That was a big mistake. I get emotional just thinking about it. You see, blue jeans have a bead of cloth about the size of a marble located in the crotch area where four seams come together. Also found in that general location are body parts I want to protect. Nothing good can come from contact between those parties. After ten miles of those seams wriggling against my crotch, I felt as if . . . oh never mind. It was painful. Let’s just leave it at that.
I wasn’t ready for black Lycra, fearing the ridicule that would surely come with it, so I tried nylon running shorts. But after my first long ride wearing running shorts, I had severe chafing, and my bum hurt for several weeks afterward. There was nothing pleasant about that experience. Quite simply, comfort is the reason for those silly-looking shorts.
Some Roadies might mention the wind resistance factor; you don’t want fabric whipping around like a flag. But the main thing is comfort. Comfort. Comfort. Comfort. A serious rider wants comfort at the three points of contact between him and the bike: feet, hands, and rump. Cycling shorts have a soft chamois pad in the butt. That’s the main point of contact. Many casual bike riders fail to take care of that single contact point and therefore never get past the pain in the arse. As a result, they never fully enjoy riding, and their bike is then banished to a hook in the garage as if it’s the bike’s fault. When people see how tiny a racing saddle actually is, they immediately understand why Roadies put pads in their pants.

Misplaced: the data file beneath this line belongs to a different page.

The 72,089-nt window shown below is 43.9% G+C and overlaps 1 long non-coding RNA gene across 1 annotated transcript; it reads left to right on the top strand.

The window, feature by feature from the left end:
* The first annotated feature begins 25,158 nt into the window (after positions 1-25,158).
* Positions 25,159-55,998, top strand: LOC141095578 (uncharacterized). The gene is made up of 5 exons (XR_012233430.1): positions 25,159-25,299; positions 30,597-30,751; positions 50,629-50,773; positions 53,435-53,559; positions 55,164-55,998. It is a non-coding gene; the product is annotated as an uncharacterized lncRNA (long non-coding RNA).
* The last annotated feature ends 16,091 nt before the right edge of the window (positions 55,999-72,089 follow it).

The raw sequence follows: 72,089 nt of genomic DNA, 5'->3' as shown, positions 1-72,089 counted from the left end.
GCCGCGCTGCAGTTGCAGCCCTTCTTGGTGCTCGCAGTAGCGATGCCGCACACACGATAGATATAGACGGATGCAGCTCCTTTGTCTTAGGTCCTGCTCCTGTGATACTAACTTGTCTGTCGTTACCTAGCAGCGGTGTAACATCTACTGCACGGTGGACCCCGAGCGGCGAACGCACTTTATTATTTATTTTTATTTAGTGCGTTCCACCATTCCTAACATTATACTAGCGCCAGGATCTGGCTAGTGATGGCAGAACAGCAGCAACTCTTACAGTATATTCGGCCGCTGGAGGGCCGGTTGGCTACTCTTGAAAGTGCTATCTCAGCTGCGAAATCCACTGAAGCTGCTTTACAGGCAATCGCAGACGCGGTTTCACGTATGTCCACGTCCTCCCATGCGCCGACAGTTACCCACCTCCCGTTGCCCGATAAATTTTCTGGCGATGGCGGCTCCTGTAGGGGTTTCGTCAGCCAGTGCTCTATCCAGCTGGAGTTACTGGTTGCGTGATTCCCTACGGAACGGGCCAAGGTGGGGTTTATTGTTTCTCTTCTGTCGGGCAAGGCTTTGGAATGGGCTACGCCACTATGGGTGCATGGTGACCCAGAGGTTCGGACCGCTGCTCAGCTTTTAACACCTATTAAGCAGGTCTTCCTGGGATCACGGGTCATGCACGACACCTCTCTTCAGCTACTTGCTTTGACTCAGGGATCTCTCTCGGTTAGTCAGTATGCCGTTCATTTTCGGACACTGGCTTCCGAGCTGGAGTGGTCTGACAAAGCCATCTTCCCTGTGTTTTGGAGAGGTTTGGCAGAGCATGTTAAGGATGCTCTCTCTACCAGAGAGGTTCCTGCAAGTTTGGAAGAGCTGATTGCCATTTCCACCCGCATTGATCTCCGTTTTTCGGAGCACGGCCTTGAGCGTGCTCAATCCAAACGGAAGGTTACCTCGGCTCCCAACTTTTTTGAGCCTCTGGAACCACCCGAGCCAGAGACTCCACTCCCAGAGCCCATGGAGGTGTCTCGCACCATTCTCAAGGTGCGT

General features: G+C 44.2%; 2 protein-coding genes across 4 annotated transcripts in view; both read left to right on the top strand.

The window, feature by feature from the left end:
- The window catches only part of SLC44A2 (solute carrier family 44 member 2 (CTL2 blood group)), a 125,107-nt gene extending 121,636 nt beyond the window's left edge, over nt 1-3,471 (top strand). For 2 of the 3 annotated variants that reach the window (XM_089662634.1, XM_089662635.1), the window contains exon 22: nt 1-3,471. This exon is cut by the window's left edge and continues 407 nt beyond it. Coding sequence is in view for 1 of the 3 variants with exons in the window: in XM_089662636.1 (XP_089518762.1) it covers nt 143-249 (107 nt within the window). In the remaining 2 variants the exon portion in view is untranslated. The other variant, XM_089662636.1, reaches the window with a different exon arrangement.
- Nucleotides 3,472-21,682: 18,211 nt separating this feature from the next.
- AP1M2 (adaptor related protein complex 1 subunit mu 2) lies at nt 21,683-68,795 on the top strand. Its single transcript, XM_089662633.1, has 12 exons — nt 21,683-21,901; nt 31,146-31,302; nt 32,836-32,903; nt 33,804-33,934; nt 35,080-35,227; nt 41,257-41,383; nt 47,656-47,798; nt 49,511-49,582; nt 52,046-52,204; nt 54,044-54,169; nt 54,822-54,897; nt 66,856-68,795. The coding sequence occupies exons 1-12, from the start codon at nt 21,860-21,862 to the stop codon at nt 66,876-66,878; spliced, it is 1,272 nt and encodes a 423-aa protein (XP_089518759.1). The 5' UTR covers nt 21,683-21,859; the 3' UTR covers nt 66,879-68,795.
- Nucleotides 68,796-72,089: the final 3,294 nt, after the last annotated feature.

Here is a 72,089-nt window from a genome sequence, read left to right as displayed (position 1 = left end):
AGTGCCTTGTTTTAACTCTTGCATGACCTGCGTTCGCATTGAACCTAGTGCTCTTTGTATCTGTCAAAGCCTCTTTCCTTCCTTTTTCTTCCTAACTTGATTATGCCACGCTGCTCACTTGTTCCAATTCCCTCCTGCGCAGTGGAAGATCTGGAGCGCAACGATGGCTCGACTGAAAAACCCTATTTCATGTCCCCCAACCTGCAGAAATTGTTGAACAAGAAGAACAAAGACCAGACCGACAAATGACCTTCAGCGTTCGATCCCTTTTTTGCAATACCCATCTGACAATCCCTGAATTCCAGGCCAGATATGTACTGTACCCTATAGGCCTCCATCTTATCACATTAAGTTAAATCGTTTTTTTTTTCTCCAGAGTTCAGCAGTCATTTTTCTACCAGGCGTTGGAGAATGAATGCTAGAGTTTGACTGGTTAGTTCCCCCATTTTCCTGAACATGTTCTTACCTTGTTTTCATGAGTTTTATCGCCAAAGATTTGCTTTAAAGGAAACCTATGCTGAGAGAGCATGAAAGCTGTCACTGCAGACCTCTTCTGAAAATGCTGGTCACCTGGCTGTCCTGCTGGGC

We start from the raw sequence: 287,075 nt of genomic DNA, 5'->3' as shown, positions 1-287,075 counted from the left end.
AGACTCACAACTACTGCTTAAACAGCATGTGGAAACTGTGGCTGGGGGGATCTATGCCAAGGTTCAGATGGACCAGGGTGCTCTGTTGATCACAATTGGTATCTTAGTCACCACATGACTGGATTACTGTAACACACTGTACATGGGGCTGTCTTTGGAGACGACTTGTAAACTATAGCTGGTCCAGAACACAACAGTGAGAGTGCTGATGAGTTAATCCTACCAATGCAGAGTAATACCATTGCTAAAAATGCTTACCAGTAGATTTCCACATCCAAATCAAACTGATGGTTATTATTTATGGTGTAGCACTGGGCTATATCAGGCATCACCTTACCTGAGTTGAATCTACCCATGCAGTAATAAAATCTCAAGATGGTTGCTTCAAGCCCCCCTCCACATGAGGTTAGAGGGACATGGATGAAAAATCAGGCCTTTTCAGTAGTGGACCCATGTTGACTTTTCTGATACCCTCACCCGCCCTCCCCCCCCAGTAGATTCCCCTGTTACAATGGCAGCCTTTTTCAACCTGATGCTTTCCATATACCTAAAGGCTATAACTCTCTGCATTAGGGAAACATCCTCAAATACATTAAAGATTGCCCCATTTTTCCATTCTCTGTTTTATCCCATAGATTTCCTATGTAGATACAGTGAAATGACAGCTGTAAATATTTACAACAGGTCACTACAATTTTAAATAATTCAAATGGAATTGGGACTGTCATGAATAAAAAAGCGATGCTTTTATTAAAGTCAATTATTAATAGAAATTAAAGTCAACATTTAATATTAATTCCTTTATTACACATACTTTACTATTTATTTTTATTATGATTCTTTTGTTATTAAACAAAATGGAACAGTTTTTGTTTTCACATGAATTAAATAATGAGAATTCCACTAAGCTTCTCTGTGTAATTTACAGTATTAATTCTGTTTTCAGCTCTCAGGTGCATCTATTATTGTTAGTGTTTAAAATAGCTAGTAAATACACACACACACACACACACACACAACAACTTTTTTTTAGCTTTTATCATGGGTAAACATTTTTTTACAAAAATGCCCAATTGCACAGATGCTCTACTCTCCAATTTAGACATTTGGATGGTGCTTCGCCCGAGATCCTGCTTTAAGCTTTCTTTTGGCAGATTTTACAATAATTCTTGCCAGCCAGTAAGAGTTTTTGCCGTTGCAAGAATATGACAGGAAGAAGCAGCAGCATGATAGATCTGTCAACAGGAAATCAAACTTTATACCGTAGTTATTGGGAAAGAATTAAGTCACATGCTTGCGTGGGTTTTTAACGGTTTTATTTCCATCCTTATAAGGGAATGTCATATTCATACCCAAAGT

Roadie: The Misunderstood World of a Bike Racer is a light-hearted exploration of the world of road cycling, bike racing, and the people who love it. Good for belly laughs from veteran roadies and perfect for those puzzled by their road cyclist friends, Roadie explains all the curiosities of the sport of cycling so you don’t have to! From shaved legs to Lycra kits to how stage races work, author Jamie Smith and nationally syndicated Frazz illustrator Jef Mallett celebrate cycling and poke fun in equal measure.